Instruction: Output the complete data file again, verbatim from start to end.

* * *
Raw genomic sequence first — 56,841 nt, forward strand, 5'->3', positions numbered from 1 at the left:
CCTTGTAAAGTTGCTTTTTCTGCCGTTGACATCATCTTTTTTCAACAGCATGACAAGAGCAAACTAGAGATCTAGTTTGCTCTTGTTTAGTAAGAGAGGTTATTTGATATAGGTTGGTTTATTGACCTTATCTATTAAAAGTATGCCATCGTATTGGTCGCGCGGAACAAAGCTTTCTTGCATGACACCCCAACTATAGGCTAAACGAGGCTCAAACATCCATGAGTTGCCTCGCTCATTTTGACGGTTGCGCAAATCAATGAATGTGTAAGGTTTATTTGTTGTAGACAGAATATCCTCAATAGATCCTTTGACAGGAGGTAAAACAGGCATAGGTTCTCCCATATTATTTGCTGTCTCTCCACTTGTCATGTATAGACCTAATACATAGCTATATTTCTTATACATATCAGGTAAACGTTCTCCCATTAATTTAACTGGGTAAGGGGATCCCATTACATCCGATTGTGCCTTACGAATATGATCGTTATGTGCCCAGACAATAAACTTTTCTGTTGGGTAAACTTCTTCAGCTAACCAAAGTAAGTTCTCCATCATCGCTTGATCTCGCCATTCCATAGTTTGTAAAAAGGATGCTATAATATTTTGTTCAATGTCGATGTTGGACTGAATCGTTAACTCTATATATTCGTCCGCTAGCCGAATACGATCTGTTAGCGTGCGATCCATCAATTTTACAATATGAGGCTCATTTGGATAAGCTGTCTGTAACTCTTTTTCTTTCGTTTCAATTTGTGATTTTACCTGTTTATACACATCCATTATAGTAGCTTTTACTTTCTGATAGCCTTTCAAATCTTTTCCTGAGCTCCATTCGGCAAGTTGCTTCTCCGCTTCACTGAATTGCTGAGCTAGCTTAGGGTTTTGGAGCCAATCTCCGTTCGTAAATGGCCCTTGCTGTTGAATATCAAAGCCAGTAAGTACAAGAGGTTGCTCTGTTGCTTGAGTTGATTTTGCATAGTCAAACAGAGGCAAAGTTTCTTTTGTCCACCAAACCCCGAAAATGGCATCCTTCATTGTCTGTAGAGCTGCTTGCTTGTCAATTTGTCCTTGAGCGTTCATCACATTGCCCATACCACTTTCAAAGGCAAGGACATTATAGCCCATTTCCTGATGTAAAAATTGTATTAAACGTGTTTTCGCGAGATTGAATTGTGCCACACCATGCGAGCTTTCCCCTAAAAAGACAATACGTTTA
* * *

Raw genomic sequence first — 56,841 nt, forward strand, 5'->3', positions numbered from 1 at the left:
CCTTGTAAAGTTGCTTTTTCTGCCGTTGACATCATCTTTTTTCAACAGCATGACAAGAGCAAACTAGAGATCTAGTTTGCTCTTGTTTAGTAAGAGAGGTTATTTGATATAGGTTGGTTTATTGACCTTATCTATTAAAAGTATGCCATCGTATTGGTCGCGCGGAACAAAGCTTTCTTGCATGACACCCCAACTATAGGCTAAACGAGGCTCAAACATCCATGAGTTGCCTCGCTCATTTTGACGGTTGCGCAAATCAATGAATGTGTAAGGTTTATTTGTTGTAGACAGAATATCCTCAATAGATCCTTTGACAGGAGGTAAAACAGGCATAGGTTCTCCCATATTATTTGCTGTCTCTCCACTTGTCATGTATAGACCTAATACATAGCTATATTTCTTATACATATCAGGTAAACGTTCTCCCATTAATTTAACTGGGTAAGGGGATCCCATTACATCCGATTGTGCCTTACGAATATGATCGTTATGTGCCCAGACAATAAACTTTTCTGTTGGGTAAACTTCTTCAGCTAACCAAAGTAAGTTCTCCATCATCGCTTGATCTCGCCATTCCATAGTTTGTAAAAAGGATGCTATAATATTTTGTTCAATGTCGATGTTGGACTGAATCGTTAACTCTATATATTCGTCCGCTAGCCGAATACGATCTGTTAGCGTGCGATCCATCAATTTTACAATATGAGGCTCATTTGGATAAGCTGTCTGTAACTCTTTTTCTTTCGTTTCAATTTGTGATTTTACCTGTTTATACACATCCATTATAGTAGCTTTTACTTTCTGATAGCCTTTCAAATCTTTTCCTGAGCTCCATTCGGCAAGTTGCTTCTCCGCTTCACTGAATTGCTGAGCTAGCTTAGGGTTTTGGAGCCAATCTCCGTTCGTAAATGGCCCTTGCTGTTGAATATCAAAGCCAGTAAGTACAAGAGGTTGCTCTGTTGCTTGAGTTGATTTTGCATAGTCAAACAGAGGCAAAGTTTCTTTTGTCCACCAAACCCCGAAAATGGCATCCTTCATTGTCTGTAGAGCTGCTTGCTTGTCAATTTGTCCTTGAGCGTTCATCACATTGCCCATACCACTTTCAAAGGCAAGGACATTATAGCCCATTTCCTGATGTAAAAATTGTATTAAACGTGTTTTCGCGAGATTGAATTGTGCCACACCATGCGAGCTTTCCCCTAAAAAGACAATACGTTTA